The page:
Daniel Hatfield, Friedman School of Nutrition Science and Policy
For his Schweitzer Fellowship project, Daniel Hatfield, N’11, is partnering with the East Boston Neighborhood Health Center to establish a “walk-to-run” program for overweight early adolescent boys.
“In addition to helping boys find opportunities to be physically active in the local area, the program will incorporate nutrition education elements and engage families and the community more broadly in fitness efforts,” he said. “Ultimately, I hope the program will not only foster positive attitudes and behaviors related to physical activity, but also build strong mentoring relationships and engender a broader sense of self-confidence, perseverance, and empowerment among the boys who participate.”
Hatfield is looking forward to both working with the program participants and making sure that the program is relevant to the community and its needs.
“One of my main goals for the next few months is to get to know East Boston and the kids who live there,” he said. “Having spent several years teaching, I have a good feel for how to motivate prep school kids, but to what extent will that translate for East Boston middle-schoolers? Through this project, I hope to explore these areas.”
Read about Hatfield’s work in the Boston Globe.
Latrice Goosby, Friedman School of Nutrition Science and Policy
Working with the Boston-based Paulist Center, Latrice Goosby will provide health-related advice to the Center’s members. In addition to teaching community members about nutritional awareness and obesity-related issues, Goosy will spend her Schweitzer Fellowship working with the Center to serve healthier meals for its community supper club.
In an effort to bring these lessons home, Goosby will also work with members of the Bethel African Methodist Episcopal Church to enhance the nutritive value of churchgoers’ meals prepared at home.
Lucy Myles, Friedman School of Nutrition Science and Policy – MS/MPH Program
In collaboration with The Food Project, a non-profit community farm dedicated to bringing together youth and adults from diverse backgrounds to build a sustainable food system, Lucy Myles will bring youth and community members together to address issues of equitable healthy food access. Through her Schweitzer Fellowship, Myles will run fieldwork activities for community members and youth as a volunteer integrator on the Food Project’s Farm.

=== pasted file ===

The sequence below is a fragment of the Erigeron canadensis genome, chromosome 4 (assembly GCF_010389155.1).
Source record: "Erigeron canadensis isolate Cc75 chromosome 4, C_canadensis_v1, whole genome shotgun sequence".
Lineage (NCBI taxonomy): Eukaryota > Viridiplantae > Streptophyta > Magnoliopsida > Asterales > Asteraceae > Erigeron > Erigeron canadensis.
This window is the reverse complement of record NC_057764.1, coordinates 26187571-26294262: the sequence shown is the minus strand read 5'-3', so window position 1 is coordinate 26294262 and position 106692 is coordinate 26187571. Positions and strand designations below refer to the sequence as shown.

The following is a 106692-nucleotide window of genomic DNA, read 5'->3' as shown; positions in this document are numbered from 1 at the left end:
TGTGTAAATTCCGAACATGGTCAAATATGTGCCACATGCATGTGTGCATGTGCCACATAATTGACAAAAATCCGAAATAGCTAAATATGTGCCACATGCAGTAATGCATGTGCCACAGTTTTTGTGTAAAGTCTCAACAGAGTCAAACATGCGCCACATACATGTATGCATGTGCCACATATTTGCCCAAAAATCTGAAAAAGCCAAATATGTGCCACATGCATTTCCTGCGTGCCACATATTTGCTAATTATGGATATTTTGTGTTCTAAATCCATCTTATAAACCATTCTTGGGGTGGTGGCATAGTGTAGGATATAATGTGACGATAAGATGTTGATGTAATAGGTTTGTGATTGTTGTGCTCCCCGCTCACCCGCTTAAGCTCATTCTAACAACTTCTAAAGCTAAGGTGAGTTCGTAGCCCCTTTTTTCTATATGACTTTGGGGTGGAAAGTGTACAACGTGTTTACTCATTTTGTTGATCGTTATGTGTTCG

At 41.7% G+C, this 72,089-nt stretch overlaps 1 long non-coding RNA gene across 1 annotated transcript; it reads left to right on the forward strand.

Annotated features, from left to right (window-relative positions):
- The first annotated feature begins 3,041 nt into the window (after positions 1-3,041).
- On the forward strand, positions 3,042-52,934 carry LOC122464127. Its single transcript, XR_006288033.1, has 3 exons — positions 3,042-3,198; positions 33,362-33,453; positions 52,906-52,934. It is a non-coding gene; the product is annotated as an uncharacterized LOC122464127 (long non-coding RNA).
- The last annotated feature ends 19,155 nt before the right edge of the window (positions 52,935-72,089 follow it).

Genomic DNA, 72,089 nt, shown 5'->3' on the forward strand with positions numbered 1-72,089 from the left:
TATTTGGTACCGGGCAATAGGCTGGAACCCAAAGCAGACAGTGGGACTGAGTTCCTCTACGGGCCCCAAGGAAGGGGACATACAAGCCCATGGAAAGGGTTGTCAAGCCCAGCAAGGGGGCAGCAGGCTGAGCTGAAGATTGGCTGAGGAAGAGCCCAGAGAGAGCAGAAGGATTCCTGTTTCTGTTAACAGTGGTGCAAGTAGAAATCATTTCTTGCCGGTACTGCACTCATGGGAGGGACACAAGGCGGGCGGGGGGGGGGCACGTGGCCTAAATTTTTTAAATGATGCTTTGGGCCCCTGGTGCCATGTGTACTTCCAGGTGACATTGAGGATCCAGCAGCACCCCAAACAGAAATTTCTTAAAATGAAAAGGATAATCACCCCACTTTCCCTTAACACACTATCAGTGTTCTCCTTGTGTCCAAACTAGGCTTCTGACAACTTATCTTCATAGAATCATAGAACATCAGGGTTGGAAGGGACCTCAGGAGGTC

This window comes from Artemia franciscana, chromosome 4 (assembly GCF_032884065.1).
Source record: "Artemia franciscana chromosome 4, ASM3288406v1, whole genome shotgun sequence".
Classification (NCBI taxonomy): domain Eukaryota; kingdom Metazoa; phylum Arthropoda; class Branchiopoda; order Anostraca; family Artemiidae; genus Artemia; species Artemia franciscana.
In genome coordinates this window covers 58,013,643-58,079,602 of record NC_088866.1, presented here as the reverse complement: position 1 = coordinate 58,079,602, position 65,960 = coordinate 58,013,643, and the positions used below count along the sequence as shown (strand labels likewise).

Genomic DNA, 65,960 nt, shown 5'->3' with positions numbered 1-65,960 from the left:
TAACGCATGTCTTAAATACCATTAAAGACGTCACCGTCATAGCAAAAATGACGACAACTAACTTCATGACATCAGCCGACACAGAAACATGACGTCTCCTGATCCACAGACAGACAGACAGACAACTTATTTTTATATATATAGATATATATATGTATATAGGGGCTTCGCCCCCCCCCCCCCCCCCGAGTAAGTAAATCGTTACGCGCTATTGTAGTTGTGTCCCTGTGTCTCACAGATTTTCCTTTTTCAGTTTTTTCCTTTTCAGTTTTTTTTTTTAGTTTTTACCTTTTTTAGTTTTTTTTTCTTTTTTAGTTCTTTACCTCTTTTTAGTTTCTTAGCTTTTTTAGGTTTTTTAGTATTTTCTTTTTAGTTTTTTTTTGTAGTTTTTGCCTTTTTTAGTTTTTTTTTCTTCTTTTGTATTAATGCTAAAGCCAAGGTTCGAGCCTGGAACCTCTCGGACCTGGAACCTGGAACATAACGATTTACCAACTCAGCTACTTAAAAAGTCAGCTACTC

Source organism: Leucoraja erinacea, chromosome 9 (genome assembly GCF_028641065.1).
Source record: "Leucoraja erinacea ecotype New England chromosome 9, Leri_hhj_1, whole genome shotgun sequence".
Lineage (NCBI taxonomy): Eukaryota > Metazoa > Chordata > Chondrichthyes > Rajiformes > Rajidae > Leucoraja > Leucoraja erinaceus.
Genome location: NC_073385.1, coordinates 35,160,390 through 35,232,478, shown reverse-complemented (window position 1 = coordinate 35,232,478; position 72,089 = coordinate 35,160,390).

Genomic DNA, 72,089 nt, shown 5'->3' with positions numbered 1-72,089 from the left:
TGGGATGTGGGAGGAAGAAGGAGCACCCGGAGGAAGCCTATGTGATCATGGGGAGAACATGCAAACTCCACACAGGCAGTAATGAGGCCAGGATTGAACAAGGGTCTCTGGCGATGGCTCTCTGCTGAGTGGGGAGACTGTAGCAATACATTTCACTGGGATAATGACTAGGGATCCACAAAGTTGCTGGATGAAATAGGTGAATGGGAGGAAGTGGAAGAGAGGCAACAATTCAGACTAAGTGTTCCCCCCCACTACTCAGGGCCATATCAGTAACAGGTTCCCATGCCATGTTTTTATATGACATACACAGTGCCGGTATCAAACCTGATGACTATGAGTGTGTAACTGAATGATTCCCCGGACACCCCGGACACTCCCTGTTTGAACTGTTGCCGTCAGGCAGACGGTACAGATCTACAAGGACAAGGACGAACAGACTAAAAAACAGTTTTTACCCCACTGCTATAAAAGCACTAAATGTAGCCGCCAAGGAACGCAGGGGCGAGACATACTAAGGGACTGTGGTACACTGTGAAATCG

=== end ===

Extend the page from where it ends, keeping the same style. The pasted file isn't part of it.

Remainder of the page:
Myles will also partner with the Project’s staff to reach out to underserved communities in the Boston area.
Ross Icyda and Hubert Park, School of Dental Medicine
Through their Schweitzer Fellowship, Ross Icyda, D’11, and Hubert Park, D’11, will provide oral health education and dental care at the Sharewood Project in Malden.
“At Sharewood Clinic, I commonly help community members who don’t know what to do when a toothache keepsthem up at night, or who have had enough cavities to develop a big gap in their smile, preventing them from getting job interviews,” Park said.
Twice a month, Park and Icyda screen patients to determine what kind of needs they have and how urgent the needs are. The two students will also go over patients’ medical history, provide examinations, and educate them about the ways they can improve their oral health and general health. In the future, they hope to provide their patients with palliative/restorative services.
“From seeing that that my patients have so many problems that could easily have been prevented or minimized with early interventional treatments, I realized that ‘Access to Care’ is still one of the biggest problems in dentistry,” Park said.
“As a healthcare provider, I hope to serve as many people as I can with this project, and hopefully this opportunity will mold me into a better clinician and a person,” he added.
Born in 1875 in Germany, Albert Schweitzer dedicated his life as a medical doctor towards direct service of people in Africa. He is famous for his credo of “Reverence for Life” which stresses the interdependence of all human life from all backgrounds.
Originally published June 2010